Unfamiliar Ground artist Bronwen Sleigh talks to curator Martyn Lucas

Unfamiliar Ground artist Bronwen Sleigh talks to curator Martyn Lucas

Baker Street - Bronwen Sleigh

Baker Street

We asked Unfamiliar Ground curator Martyn Lucas to ask Bronwen a few questions about the development and ideas behind her work, and what’s coming up next for her.


Unfamiliar Ground presents artworks by three contemporary printmakers.  Your prints are predominantly etchings- what particularly attracts you to this way of working?

I was first attracted to using etching because of my interest in line. The lines that can be produced by printing from a metal plate are unique, with the etched line creating a slightly embossed surface on the final print. The processes involved in making an etching have become just as important to me as the final result-  they include working with metal, drawing with an etching point, etching the plate with acid as well as experimenting during the printing process. While taking the etching plate through all these processes I allow the work to evolve, hoping that the history of making will be visible in the final print.

You started out as a landscape artist. How did you become interested in urban spaces and industrial landscapes?

I first started looking at architecture within the natural landscape when I moved to Scotland to study at Glasgow School of Art. I was quite surprised by the level of industry in some parts of Scotland and I became interested in the relationship between these industrial structures and the landscape around them. I find industrial architecture interesting  as its utilitarian structures are an insight into the industrial world which is unfamiliar to me. As time has passed I have become increasingly interested in urban space and the architecture of the world that we have built for ourselves.  I have always remained interested in landscape, but I tend to focus on places which have been shaped by human intervention.

Your work displays fine drawing skills combined with observation of architecture from around the world.  How do you generate ideas and where would you like to go that you’ve not been to before?

I am always interested in architecture that is unfamiliar to me in some way and often I find this in a different country where  there is always something which is unusual to me.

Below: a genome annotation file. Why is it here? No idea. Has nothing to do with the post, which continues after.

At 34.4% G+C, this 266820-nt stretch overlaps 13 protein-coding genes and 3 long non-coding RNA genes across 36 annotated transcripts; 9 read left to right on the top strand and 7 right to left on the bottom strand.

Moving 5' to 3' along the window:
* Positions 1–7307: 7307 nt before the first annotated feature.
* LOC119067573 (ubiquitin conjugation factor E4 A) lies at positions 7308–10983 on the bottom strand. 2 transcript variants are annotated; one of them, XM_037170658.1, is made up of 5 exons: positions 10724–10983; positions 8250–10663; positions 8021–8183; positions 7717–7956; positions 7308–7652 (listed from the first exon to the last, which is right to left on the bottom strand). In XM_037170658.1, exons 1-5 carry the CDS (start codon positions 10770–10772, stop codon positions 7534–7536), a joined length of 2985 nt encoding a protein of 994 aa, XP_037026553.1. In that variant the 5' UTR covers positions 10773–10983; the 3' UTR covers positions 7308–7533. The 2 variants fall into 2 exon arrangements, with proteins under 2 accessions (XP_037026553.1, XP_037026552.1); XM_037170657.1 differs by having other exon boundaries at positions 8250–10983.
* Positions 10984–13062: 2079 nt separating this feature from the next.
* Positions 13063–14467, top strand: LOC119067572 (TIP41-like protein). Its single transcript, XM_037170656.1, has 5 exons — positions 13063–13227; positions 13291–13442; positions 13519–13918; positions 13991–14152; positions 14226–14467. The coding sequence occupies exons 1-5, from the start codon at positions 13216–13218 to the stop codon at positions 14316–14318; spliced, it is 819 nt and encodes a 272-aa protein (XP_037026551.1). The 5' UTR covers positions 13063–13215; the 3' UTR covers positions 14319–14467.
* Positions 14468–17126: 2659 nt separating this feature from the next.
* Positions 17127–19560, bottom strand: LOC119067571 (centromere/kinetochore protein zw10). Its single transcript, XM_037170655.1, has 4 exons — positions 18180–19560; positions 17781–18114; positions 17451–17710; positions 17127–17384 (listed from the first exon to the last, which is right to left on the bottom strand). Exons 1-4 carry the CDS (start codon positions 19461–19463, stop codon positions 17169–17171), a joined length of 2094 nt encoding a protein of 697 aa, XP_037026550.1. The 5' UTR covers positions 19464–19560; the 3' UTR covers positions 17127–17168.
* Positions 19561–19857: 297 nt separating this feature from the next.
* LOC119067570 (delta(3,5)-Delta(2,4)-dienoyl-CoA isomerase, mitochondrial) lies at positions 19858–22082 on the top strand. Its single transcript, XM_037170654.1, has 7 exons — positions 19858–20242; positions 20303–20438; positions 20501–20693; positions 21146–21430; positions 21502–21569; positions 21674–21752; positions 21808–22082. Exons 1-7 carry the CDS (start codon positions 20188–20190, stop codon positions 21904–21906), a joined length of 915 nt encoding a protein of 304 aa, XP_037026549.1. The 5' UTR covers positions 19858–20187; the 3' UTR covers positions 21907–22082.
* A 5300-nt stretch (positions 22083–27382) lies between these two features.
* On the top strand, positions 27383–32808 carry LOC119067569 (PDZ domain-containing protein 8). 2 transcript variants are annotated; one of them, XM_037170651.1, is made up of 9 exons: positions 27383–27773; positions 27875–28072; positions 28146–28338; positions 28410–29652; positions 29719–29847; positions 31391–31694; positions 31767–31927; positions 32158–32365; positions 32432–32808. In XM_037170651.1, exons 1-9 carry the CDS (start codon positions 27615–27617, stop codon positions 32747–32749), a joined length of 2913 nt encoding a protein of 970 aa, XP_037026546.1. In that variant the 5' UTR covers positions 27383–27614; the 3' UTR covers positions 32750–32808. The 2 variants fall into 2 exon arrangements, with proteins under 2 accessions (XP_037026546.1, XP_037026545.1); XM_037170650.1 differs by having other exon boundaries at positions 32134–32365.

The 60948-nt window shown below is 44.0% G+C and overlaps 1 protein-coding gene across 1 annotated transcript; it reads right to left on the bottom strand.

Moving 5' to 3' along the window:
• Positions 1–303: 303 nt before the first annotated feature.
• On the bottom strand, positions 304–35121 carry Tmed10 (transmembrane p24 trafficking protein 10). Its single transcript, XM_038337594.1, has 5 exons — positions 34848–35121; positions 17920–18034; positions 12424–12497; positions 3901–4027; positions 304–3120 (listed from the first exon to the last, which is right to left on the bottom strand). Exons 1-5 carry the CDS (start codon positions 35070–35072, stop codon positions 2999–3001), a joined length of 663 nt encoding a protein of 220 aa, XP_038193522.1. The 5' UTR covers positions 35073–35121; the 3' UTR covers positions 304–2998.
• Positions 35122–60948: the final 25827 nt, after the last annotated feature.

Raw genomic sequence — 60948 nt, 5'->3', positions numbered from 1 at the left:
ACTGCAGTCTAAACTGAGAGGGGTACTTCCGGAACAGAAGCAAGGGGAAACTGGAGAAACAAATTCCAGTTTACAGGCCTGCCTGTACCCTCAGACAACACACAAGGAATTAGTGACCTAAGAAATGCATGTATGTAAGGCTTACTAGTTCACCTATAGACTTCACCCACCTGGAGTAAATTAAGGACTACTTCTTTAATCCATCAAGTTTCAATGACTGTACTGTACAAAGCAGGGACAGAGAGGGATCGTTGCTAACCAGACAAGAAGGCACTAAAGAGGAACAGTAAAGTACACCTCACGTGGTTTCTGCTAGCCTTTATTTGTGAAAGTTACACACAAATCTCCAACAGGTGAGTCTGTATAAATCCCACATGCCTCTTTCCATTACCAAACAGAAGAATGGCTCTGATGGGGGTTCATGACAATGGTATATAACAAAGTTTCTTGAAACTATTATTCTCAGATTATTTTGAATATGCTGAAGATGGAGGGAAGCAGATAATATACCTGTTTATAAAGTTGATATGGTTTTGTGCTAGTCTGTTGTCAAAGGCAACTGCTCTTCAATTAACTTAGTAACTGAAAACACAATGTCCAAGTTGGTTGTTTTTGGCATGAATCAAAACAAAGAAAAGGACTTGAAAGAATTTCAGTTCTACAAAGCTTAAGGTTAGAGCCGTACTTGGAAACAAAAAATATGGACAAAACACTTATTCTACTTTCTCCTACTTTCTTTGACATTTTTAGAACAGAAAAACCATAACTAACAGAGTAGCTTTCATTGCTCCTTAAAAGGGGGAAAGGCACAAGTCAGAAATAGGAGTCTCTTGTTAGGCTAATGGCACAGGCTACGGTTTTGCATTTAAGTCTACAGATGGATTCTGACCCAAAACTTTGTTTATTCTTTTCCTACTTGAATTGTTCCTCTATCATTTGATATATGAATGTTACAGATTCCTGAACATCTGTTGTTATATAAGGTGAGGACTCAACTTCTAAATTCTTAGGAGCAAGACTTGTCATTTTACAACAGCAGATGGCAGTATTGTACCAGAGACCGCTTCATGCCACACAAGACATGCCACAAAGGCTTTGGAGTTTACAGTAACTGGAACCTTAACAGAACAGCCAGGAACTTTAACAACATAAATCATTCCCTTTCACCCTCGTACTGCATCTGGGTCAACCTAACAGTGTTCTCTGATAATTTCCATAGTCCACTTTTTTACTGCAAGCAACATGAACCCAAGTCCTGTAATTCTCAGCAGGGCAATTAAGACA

I have a research trip planned to Quebec, Canada later in the year where I am planning to travel to some of the most isolated parts of northern Quebec including hydroelectric plants and  extremely remote industrial sites and small towns. I am very much looking forward to immersing myself, recording and making new work from this foreign landscape.

There is a restrained beauty in your work which reminds me of 20th Century artists such as El Lissitzky or Ben Nicholson.  Which artists do you look to for inspiration? Which contemporary artists do you admire?

I have a particular interest in avant-garde artists such as El Lissitzky and his contemporaries in Russia. I find it fascinating to look at other artists who have worked with the manmade and industrial world surrounding them at different times in history. I am also interested in contemporary artists who work with the built environment, such as Carol Rhodes, Toby Scheibitz, Toby Paterson, Julie Mehretu and Sara Morris.

What do you surround yourself with in your studio and how is this space different from the print workshop?

I use these two spaces very differently. In my studio I surround myself with my research material which is mostly photographs of places of study; there are also drawings, sketch books, models and sculptures. I find it really useful to have all these things around me to refer to while I am drawing and making. The print studio is much more practical as it is the space where I prepare, etch and print plates. Although these are practical processes a lot of the creative decisions take place at this point.

Where else can people see your work and what plans do you have for the near future?

My work is shown at Glasgow Print Studio, Edinburgh Printmakers, Print Room, London, Castle Gallery, Inverness, Gallery Heinzel, Aberdeen and  Emma Mason Gallery in East Sussex.

My next show will be at Glasgow Print Studio from 8th – 31st August 2014. I will also be part of a two person show in Engramme, Quebec from 10th October – 9th November 2014. I have a solo show in Cydonia, Dallas, USA from 20th May – 30th June 2015.

Thanks Bronwen